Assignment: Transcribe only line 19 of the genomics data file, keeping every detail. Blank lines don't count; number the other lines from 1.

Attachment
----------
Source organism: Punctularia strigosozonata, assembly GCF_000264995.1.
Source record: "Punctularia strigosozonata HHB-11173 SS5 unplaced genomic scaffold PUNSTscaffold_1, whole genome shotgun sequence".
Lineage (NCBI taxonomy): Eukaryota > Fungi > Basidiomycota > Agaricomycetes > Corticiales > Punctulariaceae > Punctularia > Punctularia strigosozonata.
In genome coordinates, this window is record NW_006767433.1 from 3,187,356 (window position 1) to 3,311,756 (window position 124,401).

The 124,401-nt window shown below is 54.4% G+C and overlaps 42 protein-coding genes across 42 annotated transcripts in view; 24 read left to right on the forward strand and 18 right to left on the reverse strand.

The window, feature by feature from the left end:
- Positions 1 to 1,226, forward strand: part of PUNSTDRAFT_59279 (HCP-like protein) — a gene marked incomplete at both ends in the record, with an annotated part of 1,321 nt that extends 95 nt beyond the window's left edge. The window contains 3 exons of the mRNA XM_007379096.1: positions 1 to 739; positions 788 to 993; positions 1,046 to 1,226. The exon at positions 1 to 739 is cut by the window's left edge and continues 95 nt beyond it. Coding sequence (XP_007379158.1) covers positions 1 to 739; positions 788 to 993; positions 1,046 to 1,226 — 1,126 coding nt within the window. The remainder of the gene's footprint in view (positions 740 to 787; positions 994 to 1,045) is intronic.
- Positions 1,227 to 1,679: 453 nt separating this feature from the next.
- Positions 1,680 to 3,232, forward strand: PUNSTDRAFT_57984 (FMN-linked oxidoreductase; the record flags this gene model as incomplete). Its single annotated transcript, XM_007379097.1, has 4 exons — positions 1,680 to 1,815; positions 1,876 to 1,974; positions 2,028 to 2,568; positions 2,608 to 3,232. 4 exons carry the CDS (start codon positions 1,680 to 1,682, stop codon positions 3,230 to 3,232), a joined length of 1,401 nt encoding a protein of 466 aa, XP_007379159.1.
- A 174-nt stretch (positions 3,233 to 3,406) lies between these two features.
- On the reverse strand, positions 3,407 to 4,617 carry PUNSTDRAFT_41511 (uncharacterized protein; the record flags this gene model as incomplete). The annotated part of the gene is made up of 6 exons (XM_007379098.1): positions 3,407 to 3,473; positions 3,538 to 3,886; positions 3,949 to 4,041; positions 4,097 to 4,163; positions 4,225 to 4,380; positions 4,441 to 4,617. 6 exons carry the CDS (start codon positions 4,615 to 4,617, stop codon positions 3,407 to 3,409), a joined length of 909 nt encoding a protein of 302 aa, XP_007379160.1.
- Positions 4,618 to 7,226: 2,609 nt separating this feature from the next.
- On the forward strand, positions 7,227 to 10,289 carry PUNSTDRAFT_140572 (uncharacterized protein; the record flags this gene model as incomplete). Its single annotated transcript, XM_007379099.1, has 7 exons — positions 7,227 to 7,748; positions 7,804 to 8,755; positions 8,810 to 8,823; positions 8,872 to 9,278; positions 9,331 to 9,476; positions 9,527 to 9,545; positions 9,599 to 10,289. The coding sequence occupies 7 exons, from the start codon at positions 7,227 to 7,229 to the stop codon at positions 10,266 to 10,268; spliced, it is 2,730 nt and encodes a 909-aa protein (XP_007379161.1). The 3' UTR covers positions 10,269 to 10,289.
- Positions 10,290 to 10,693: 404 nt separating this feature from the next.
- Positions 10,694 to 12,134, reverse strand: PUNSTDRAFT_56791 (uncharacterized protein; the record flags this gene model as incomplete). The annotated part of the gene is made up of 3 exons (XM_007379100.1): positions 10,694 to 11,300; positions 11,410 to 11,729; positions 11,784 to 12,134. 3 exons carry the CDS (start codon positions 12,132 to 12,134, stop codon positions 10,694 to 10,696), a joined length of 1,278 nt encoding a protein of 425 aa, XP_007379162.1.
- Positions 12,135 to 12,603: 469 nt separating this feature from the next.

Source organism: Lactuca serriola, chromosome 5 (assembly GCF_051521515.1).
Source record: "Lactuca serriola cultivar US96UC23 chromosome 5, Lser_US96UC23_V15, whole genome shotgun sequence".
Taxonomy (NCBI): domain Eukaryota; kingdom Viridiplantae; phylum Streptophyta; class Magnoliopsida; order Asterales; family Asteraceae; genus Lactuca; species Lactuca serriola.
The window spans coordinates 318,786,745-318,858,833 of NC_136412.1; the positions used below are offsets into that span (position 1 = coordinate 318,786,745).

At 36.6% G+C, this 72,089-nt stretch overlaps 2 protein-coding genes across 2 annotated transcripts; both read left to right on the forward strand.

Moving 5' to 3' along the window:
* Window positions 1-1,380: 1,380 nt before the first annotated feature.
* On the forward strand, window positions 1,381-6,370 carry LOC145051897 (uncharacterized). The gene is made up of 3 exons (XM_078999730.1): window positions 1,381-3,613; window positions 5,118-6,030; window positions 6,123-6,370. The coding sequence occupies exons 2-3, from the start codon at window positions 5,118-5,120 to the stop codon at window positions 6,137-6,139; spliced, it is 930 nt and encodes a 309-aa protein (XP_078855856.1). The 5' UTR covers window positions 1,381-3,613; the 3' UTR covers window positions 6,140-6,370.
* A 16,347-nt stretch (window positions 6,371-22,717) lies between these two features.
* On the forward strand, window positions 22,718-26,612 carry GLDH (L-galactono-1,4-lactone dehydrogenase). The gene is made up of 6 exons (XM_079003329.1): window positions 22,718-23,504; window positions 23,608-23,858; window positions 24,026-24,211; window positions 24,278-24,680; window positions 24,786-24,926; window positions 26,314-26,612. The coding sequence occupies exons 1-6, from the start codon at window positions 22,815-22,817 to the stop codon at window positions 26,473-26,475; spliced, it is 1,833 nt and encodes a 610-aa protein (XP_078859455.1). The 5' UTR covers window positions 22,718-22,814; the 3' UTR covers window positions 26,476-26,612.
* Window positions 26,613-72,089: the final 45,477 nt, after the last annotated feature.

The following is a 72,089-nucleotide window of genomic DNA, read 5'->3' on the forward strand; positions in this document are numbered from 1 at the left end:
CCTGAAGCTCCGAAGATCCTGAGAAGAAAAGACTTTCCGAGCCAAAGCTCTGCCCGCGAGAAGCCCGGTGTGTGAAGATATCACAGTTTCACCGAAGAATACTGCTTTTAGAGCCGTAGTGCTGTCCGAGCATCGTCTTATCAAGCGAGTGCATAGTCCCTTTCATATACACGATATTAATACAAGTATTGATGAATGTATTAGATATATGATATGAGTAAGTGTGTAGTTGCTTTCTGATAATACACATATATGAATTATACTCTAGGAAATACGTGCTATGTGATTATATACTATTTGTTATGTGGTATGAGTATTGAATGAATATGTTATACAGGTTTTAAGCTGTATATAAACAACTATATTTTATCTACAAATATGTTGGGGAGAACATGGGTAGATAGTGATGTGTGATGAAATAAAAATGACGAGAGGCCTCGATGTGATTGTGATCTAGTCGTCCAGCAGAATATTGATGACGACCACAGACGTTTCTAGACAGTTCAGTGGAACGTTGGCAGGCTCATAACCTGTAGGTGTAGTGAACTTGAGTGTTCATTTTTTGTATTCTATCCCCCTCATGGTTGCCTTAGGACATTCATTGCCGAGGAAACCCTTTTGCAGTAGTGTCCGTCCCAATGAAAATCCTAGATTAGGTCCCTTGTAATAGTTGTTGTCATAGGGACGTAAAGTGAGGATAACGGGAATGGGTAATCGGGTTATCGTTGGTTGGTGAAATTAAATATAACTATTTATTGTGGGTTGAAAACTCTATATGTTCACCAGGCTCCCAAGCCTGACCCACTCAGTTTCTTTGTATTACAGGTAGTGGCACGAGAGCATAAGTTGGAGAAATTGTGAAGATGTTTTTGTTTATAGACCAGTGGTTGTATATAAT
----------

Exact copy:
Taxonomy (NCBI): domain Eukaryota; kingdom Viridiplantae; phylum Streptophyta; class Magnoliopsida; order Asterales; family Asteraceae; genus Lactuca; species Lactuca serriola.